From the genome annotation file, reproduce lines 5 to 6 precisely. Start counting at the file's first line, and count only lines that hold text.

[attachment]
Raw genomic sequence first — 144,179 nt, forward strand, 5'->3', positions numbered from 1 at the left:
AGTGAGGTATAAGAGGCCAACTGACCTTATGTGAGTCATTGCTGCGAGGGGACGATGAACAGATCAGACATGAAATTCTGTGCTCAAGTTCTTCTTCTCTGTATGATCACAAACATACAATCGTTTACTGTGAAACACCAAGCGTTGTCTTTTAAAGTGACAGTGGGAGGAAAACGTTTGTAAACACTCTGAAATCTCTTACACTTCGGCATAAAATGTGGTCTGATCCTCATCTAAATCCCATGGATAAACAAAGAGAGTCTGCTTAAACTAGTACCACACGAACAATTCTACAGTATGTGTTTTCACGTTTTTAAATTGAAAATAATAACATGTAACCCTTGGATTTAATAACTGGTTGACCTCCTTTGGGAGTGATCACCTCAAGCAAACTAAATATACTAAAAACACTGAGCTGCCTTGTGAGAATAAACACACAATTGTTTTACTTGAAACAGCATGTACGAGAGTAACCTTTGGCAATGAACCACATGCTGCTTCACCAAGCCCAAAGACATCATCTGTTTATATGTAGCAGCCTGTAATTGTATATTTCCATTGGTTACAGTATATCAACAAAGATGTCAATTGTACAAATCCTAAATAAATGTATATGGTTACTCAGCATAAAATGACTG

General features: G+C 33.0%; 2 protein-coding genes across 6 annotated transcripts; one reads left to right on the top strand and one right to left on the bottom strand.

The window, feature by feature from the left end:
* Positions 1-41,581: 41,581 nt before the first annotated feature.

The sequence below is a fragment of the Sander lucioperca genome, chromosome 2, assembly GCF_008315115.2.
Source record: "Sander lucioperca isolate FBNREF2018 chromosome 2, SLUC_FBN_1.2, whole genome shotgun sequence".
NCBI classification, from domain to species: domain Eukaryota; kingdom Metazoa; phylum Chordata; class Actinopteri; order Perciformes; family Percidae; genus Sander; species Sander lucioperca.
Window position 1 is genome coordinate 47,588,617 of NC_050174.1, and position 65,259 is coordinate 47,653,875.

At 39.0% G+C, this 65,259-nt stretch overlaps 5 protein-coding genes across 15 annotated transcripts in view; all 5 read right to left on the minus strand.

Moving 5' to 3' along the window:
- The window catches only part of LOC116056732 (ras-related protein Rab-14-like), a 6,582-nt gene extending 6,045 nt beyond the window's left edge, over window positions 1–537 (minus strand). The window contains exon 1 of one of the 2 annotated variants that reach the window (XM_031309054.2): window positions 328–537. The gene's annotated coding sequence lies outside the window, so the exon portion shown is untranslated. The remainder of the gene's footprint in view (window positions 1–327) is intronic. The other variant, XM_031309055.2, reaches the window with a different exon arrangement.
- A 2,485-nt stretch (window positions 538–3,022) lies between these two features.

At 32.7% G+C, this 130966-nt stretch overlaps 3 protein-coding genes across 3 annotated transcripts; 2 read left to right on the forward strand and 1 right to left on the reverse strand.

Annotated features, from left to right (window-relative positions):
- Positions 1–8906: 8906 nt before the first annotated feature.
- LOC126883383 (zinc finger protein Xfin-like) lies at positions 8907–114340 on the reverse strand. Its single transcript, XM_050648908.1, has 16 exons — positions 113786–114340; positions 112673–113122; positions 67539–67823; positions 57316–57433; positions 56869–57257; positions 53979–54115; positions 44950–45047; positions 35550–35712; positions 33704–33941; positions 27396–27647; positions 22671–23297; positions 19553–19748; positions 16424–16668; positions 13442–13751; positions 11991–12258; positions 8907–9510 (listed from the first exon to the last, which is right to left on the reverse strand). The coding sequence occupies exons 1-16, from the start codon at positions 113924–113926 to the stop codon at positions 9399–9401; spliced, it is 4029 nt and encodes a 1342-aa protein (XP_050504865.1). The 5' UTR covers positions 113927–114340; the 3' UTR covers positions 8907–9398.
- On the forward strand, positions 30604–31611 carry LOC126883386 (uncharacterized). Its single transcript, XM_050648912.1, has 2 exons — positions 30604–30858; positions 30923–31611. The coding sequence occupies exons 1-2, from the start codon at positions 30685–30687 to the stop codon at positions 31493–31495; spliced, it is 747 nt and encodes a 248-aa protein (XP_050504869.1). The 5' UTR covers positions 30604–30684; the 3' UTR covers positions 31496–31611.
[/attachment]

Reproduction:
* Positions 1-41,581: 41,581 nt before the first annotated feature.

The sequence below is a fragment of the Sander lucioperca genome, chromosome 2, assembly GCF_008315115.2.